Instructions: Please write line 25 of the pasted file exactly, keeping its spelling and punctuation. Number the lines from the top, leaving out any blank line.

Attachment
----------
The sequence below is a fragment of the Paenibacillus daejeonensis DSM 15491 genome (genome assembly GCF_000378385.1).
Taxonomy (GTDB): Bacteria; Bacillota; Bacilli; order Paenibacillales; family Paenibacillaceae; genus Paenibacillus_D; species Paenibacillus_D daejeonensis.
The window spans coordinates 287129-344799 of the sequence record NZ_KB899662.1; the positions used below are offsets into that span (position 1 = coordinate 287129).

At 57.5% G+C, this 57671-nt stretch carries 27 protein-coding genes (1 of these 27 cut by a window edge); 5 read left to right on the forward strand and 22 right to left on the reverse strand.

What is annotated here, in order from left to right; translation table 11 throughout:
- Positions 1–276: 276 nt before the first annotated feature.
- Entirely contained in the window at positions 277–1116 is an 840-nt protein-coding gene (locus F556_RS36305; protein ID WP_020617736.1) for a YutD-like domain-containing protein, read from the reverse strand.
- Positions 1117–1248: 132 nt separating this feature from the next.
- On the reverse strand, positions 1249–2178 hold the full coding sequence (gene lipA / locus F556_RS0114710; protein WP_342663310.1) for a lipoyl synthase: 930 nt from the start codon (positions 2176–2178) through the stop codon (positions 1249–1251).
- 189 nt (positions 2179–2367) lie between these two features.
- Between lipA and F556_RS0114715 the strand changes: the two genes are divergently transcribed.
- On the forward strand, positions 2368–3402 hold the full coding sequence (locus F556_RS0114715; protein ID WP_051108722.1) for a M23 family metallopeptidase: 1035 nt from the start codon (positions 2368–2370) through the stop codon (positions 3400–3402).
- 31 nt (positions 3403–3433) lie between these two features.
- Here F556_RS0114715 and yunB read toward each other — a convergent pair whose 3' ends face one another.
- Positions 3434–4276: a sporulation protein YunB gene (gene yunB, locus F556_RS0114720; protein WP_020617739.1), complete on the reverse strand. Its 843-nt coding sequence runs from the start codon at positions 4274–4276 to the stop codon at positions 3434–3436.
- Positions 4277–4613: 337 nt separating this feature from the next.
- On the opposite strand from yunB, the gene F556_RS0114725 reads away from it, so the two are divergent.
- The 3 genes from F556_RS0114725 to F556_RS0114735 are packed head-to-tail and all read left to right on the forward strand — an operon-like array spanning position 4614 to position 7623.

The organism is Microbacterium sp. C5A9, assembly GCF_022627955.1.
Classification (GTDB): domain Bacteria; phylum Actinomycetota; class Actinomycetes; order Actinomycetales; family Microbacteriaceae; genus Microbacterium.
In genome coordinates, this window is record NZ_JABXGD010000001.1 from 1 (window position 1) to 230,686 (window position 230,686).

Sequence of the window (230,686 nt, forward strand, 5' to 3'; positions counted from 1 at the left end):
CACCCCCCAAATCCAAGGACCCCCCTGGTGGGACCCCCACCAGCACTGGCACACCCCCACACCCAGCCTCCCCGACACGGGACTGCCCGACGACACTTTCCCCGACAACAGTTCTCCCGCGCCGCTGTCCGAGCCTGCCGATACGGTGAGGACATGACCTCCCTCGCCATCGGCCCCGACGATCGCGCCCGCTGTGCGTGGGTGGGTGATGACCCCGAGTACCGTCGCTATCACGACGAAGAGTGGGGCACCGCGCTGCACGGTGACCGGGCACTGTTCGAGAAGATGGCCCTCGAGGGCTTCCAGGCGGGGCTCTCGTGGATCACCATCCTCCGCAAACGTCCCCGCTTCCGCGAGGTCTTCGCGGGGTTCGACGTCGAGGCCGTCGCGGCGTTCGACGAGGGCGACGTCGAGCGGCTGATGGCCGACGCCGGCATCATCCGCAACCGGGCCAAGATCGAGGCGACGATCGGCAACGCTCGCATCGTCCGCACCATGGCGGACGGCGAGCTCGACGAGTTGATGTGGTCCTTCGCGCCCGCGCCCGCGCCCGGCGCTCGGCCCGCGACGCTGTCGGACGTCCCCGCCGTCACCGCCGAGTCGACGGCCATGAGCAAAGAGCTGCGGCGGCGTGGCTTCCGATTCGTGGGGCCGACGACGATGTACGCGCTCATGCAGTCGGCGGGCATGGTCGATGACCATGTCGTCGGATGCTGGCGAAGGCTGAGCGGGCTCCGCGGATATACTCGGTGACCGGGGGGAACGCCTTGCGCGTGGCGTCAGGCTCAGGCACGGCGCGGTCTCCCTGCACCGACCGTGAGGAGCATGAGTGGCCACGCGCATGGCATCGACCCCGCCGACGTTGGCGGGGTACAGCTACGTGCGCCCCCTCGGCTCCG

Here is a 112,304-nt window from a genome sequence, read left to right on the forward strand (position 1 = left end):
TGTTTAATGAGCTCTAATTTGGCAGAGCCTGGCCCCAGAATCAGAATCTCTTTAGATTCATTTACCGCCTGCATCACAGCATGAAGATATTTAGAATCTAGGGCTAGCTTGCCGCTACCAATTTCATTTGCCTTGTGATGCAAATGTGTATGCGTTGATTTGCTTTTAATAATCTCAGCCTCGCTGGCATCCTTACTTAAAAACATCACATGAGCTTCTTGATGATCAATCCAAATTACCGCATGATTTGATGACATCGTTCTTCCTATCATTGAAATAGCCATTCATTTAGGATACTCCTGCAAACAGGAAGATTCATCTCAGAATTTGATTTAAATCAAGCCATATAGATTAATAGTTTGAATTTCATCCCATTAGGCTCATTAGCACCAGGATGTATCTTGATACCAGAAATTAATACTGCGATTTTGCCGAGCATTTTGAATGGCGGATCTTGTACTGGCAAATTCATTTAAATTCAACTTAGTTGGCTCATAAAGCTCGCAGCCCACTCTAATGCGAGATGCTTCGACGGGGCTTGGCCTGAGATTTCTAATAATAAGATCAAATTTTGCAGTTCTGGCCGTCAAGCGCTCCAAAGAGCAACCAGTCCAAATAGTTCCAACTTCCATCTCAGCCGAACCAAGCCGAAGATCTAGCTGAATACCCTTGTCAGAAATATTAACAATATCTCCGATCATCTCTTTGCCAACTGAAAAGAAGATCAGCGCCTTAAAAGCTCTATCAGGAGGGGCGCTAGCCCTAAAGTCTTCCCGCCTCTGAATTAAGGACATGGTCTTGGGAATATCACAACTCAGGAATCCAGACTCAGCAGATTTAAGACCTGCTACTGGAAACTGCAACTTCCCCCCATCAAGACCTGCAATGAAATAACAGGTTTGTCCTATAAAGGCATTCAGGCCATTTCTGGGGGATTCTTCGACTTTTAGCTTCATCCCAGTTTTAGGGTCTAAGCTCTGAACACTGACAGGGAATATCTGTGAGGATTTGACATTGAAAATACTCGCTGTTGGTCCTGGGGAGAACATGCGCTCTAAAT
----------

TGTTTAATGAGCTCTAATTTGGCAGAGCCTGGCCCCAGAATCAGAATCTCTTTAGATTCATTTACCGCCTGCATCACAGCATGAAGATATTTAGAATCTAGGGCTAGCTTGCCGCTACCAATTTCATTTGCCTTGTGATGCAAATGTGTATGCGTTGATTTGCTTTTAATAATCTCAGCCTCGCTGGCATCCTTACTTAAAAACATCACATGAGCTTCTTGATGATCAATCCAAATTACCGCATGATTTGATGACATCGTTCTTCCTATCATTGAAATAGCCATTCATTTAGGATACTCCTGCAAACAGGAAGATTCATCTCAGAATTTGATTTAAATCAAGCCATATAGATTAATAGTTTGAATTTCATCCCATTAGGCTCATTAGCACCAGGATGTATCTTGATACCAGAAATTAATACTGCGATTTTGCCGAGCATTTTGAATGGCGGATCTTGTACTGGCAAATTCATTTAAATTCAACTTAGTTGGCTCATAAAGCTCGCAGCCCACTCTAATGCGAGATGCTTCGACGGGGCTTGGCCTGAGATTTCTAATAATAAGATCAAATTTTGCAGTTCTGGCCGTCAAGCGCTCCAAAGAGCAACCAGTCCAAATAGTTCCAACTTCCATCTCAGCCGAACCAAGCCGAAGATCTAGCTGAATACCCTTGTCAGAAATATTAACAATATCTCCGATCATCTCTTTGCCAACTGAAAAGAAGATCAGCGCCTTAAAAGCTCTATCAGGAGGGGCGCTAGCCCTAAAGTCTTCCCGCCTCTGAATTAAGGACATGGTCTTGGGAATATCACAACTCAGGAATCCAGACTCAGCAGATTTAAGACCTGCTACTGGAAACTGCAACTTCCCCCCATCAAGACCTGCAATGAAATAACAGGTTTGTCCTATAAAGGCATTCAGGCCATTTCTGGGGGATTCTTCGACTTTTAGCTTCATCCCAGTTTTAGGGTCTAAGCTCTGAACACTGACAGGGAATATCTGTGAGGATTTGACATTGAAAATACTCGCTGTTGGTCCTGGGGAGAACATGCGCTCTAAAT